How is Jonathan Edwards relevant today? Is he a distant hero, an evangelist, theologian, saint whom we can admire only from afar? Has the passing of time and changes in religious style put insurmountable barriers between us and him? Do we no longer have access to his keen insights except as impressive historical curiosities?

To the contrary, Edwards has a great deal to say to the contemporary world. Not only does he present powerfully the historic doctrines of the Christian faith; but he presents them with insights that specifically address some major tendencies of modern times.


Edwards lived near the beginning of our modern era. He faced the emergence of two of the major trends that have shaped the style of both our Christianity and our culture. These trends were revivalism and the scientific revolution. Because these trends were new in Edwards’ day, he could see more clearly than we do how they were changing people’s conceptions of the world and especially changing their perceptions of God’s relationship to themselves and to the world.

True Christian Experience in the Age of Revivals

We can look first at Edwards’ insight into the character of true Christian experience. The revival to which Edwards himself contributed in New England was part of a wider pietist revival. Pietism emerged in Germany in the later 1600s, spread to other countries through missionary efforts of groups such as the Moravians, and merged with renewal impulses throughout the Protestant world. In Edwards’ day, these forces converged to produce a great revival in the English-speaking world, manifested in the Great Awakening in America, John Wesley’s Methodism in England, and George Whitefield’s work connecting the English and American awakenings. The thrust ...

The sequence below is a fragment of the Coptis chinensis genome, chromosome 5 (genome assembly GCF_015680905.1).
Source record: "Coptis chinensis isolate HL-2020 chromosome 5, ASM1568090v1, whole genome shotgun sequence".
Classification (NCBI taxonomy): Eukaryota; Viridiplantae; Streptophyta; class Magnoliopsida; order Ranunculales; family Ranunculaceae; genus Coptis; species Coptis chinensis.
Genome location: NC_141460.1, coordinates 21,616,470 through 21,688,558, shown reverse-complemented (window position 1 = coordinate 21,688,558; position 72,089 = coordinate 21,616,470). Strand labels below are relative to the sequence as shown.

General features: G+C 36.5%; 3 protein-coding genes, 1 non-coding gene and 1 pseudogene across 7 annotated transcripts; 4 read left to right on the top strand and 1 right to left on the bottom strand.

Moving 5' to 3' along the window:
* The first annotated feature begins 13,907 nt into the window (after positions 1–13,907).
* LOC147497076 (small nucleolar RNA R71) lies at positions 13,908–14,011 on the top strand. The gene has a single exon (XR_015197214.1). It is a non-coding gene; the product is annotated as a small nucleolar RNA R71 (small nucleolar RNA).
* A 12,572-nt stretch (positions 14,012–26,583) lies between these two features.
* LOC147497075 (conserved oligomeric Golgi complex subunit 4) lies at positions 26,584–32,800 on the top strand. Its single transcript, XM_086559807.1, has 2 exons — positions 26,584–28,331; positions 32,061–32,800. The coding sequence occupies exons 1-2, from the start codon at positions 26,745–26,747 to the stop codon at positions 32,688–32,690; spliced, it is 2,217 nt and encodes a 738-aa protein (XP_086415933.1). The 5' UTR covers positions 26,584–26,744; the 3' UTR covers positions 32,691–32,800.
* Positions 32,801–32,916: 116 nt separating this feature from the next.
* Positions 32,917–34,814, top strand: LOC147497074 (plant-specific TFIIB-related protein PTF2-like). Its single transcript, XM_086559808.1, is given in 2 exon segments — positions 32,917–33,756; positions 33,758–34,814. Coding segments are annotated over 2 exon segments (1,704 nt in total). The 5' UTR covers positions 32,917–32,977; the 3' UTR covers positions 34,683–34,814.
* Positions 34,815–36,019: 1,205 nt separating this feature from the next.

Subscriber Access OnlyYou have reached the end of this Article Preview

To continue reading, subscribe now. Subscribers have full digital access.

Already a CT subscriber? for full digital access.